The SOLUTION

I actually tried to come up with a realistic solution to the problem here.

The biggest issue is that not only are bikes very vulnerable, they are also vastly in the minority. Multiple studies show that the more people there are walking and cycling, the safer it becomes. In Amsterdam, you are twice as likely to be murdered as killed cycling. Overall, in Denmark and Holland, countries with much higher rates of cycling, you are three times less likely to die when riding.

So, the best way to make the roads less dangerous, less terrifying and thus less offputting to cyclists is to get more of us out there. Which probably means I should write a 5 things I love about cycling series…

Thanks for reading. This is the last article in my Five things I hate about cycling series. Read the rest here

9 thoughts on “Five things I hate about cycling: Cars

  1. It’s an interesting one. Alert cyclists can see and react to cars much better than the other way round. You do get some bad, inconsiderate drivers, but as a cyclist, I always make sure I know where cars are around me. There aren’t many occasions when I am in a spot where it would be difficult for me to either see a car, or for a car behind to see me.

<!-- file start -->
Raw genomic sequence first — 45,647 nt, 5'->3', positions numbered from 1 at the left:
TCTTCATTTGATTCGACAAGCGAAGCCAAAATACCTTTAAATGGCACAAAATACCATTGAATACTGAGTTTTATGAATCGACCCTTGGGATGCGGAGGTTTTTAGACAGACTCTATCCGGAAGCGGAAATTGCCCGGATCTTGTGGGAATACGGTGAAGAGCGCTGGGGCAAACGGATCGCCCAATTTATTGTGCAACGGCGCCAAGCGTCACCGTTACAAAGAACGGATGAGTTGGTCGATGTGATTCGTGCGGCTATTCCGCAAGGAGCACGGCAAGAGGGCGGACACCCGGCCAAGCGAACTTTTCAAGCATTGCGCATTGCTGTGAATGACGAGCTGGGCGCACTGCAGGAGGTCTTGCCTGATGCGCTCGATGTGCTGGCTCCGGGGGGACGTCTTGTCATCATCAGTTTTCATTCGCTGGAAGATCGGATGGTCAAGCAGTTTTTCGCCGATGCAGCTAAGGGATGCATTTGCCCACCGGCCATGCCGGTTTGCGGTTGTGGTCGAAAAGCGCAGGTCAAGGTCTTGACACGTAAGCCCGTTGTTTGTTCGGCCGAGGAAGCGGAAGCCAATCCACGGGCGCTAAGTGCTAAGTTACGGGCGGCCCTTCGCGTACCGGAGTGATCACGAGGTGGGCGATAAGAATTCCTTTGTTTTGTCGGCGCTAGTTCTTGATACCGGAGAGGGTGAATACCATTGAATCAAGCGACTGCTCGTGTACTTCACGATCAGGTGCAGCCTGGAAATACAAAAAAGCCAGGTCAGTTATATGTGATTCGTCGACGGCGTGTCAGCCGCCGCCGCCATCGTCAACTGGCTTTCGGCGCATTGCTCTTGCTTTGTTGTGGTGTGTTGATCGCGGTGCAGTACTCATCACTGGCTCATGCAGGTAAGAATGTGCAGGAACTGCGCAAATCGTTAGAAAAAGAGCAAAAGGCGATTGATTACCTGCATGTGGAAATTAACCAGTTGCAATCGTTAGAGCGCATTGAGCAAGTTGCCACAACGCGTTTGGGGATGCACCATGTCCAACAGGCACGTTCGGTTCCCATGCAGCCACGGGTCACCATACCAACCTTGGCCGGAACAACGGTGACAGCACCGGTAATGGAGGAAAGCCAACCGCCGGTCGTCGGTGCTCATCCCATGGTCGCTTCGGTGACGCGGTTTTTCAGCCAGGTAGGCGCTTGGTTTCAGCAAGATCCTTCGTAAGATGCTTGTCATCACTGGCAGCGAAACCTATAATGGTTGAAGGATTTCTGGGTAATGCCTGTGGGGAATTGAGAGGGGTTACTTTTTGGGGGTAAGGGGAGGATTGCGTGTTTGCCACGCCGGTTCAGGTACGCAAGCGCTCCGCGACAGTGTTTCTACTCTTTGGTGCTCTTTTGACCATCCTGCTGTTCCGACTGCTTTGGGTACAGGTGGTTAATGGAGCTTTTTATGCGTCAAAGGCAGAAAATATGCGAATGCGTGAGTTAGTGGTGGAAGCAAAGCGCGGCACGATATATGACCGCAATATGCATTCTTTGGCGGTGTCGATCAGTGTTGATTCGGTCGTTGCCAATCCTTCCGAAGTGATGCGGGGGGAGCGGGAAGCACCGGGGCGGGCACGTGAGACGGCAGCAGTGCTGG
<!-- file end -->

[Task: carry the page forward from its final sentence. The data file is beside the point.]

Cyclists should always cycle a metre away from the nearest object (takes parked cars out of the equation, gives room to move to the inside) and when I’m going past a junction, I always look straight at the driver’s eyes if there’s someone there – that way, you can see if they have seen you or not.

    Obviously, sometimes people will just pull out in front of you or cut you up, but some cyclists don’t help themselves. The most common problem is by cycling too close to the kerb, and thus not allowing oneself space to move inside if a car overtakes to close to them. And when it comes to helmets, I fall more on the “no helmet” side these days…

    1. I agree, its a lot easier for us to be alert than the other way round. I am most scared at the end of a long cycle, going back up to Crookes – because I’m just too physically exhausted to be so constantly alert.